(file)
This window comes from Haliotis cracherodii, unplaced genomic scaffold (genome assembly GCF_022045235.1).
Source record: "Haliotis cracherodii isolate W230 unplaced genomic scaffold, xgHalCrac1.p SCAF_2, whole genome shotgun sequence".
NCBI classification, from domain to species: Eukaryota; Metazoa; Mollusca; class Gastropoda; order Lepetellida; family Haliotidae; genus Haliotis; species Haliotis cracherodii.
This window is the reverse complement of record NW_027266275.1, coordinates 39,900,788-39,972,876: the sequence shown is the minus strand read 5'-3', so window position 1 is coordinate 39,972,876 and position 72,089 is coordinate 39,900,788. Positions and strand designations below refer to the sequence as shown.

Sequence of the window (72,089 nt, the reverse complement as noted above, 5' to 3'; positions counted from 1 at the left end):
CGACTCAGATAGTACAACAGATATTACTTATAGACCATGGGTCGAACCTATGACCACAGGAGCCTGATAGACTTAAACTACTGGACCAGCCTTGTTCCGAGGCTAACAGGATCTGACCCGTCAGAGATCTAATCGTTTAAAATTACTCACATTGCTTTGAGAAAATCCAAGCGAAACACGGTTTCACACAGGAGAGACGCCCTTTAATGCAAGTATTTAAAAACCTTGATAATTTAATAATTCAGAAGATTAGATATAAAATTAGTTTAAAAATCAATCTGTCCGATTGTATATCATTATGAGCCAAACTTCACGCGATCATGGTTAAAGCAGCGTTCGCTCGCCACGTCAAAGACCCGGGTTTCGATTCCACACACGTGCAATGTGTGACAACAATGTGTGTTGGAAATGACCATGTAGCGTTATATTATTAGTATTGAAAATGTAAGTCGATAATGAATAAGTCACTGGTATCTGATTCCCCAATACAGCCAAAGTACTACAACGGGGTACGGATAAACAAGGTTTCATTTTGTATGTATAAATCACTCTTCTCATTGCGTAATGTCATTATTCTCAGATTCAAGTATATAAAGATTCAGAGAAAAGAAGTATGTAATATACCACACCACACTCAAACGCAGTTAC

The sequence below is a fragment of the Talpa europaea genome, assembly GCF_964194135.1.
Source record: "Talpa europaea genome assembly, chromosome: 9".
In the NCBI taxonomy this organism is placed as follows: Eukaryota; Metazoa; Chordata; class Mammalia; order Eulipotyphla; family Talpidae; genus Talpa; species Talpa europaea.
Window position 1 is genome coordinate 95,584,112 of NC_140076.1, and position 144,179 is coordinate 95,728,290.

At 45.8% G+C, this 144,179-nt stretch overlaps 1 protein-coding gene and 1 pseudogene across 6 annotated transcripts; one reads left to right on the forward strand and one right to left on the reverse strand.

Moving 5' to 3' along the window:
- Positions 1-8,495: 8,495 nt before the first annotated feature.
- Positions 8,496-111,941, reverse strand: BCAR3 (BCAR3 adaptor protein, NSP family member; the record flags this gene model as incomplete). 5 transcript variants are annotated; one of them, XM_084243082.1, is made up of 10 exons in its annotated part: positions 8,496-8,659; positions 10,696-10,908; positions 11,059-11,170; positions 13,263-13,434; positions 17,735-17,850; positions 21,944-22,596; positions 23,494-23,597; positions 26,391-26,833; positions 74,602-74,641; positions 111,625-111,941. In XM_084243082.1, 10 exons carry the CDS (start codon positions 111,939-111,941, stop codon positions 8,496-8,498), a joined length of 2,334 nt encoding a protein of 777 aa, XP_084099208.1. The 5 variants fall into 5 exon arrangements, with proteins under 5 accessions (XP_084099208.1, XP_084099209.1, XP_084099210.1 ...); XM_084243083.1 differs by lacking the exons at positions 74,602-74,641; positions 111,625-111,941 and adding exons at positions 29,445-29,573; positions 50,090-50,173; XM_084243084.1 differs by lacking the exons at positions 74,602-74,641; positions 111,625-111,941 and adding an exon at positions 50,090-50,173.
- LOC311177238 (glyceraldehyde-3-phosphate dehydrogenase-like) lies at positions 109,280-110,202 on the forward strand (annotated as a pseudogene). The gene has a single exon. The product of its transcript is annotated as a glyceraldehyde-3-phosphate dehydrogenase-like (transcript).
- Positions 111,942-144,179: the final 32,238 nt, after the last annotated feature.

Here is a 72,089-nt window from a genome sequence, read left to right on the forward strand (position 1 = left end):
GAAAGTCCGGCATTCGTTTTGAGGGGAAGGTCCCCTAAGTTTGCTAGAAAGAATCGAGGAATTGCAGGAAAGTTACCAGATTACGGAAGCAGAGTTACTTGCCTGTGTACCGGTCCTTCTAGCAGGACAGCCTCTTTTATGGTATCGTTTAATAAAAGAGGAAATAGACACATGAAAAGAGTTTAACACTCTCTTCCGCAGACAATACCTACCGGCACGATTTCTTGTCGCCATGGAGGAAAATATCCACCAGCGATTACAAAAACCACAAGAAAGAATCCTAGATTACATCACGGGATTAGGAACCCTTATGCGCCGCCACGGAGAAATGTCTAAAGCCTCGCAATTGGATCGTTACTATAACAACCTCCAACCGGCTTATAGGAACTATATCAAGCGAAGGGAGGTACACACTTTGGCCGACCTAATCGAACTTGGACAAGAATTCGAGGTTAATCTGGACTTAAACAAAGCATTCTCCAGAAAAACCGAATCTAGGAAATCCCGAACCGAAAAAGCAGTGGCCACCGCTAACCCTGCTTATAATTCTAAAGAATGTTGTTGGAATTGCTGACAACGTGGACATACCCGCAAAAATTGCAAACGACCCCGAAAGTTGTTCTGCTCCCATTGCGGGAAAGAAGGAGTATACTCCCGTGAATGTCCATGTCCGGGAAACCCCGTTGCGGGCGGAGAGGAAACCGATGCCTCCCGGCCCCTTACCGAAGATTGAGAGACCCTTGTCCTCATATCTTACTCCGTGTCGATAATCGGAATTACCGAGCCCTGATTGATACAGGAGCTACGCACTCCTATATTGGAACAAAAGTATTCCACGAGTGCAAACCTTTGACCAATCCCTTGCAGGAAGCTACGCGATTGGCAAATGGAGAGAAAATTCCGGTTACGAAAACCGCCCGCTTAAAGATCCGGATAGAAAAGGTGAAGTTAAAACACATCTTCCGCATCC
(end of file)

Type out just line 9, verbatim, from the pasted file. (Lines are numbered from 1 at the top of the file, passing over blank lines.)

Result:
In the NCBI taxonomy this organism is placed as follows: Eukaryota; Metazoa; Chordata; class Mammalia; order Eulipotyphla; family Talpidae; genus Talpa; species Talpa europaea.